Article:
Many of the films, directed by Preston Miller, were shot at Ailey’s permanent home—the largest building dedicated to dance in New York—with the concept of producing digital content coming with a number of health protocols.
“A lot had to go into consideration,” said Battle, “the health of the dancers, plus the school started classes, as well. We had a task force that worked with local officials and doctors to come up with safety precautions. That was very important. We had testing with an app that everybody had to use every time you went into the building, which is a very modern building, thankfully, in terms of having filters.
“Dancers [were] also in certain groupings that they had to stay in,” added Battle. “If you’re with this group of 10 dancers you were in a different studio. Let’s say we’re doing two new works, dancers couldn’t be in both works. But they rose to the occasion. We’ve also been filming the works outdoors before we started the five weeks of conditioning and slowly bringing the dancers back [since] they’d been off for several weeks. We did that and then started working on choreography.”
Regarding “Testament,” Battle pointed out that Miller is married to Jacqueline Green, one of the troupe’s 28 dancers. “He was also a former Ailey student who went on to do some filmmaking and Matthew called on him to do the re-imagining of “Revelations,” which was filmed in different spaces. We’ve really had to embrace the digital world, but not just as a substitute but as an actual art form itself.”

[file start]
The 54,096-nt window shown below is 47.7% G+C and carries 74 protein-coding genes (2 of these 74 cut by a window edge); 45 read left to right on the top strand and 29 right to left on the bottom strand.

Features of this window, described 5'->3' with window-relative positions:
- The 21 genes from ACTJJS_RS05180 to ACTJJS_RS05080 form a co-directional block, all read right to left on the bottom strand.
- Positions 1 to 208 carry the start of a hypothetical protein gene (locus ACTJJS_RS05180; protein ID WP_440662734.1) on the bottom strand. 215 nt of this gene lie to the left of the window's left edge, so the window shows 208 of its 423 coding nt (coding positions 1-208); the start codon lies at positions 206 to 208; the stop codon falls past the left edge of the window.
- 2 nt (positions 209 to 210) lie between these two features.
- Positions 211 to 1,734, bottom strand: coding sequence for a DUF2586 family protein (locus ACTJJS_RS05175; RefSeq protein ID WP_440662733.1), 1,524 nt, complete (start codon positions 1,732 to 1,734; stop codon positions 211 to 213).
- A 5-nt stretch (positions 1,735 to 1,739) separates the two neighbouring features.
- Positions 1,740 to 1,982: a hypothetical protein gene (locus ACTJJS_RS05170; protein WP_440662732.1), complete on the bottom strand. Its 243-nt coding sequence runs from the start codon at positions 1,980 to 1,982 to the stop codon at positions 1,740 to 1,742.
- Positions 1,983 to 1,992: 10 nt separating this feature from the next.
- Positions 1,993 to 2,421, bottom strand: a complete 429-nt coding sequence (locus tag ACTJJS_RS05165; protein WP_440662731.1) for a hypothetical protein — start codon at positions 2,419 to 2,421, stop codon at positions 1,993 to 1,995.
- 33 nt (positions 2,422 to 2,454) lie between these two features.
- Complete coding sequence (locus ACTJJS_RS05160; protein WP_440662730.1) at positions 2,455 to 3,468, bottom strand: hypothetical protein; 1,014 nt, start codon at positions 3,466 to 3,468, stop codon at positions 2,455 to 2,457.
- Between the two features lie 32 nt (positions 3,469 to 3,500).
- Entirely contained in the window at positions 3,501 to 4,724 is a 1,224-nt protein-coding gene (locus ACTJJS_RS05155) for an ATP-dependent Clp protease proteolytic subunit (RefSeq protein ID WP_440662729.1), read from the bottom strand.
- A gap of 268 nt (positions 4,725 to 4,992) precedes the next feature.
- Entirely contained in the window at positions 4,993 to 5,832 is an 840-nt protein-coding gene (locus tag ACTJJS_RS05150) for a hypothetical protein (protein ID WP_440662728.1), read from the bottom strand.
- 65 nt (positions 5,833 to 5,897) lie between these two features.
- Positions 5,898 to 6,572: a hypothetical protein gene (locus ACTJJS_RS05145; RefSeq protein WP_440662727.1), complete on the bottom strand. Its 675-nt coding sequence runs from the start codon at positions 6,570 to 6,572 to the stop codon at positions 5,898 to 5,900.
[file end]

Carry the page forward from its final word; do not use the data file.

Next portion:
And talk about an art form, “Revelations,” which closes nearly every Ailey performance and has somewhat of a holy mystique about it, would surely qualify as the apotheosis of terpsichorean art. Possibly the most beloved modern dance work—and easily one of the most recognizable in the world—the 10-part, 38-minute opus that premiered in 1960 and harkens back to Ailey’s church experiences in rural Texas as a child, is not only gorgeous, but mixes choreographic, historical, and anthropological elements with spirituality, technical brilliance and dollops of humor.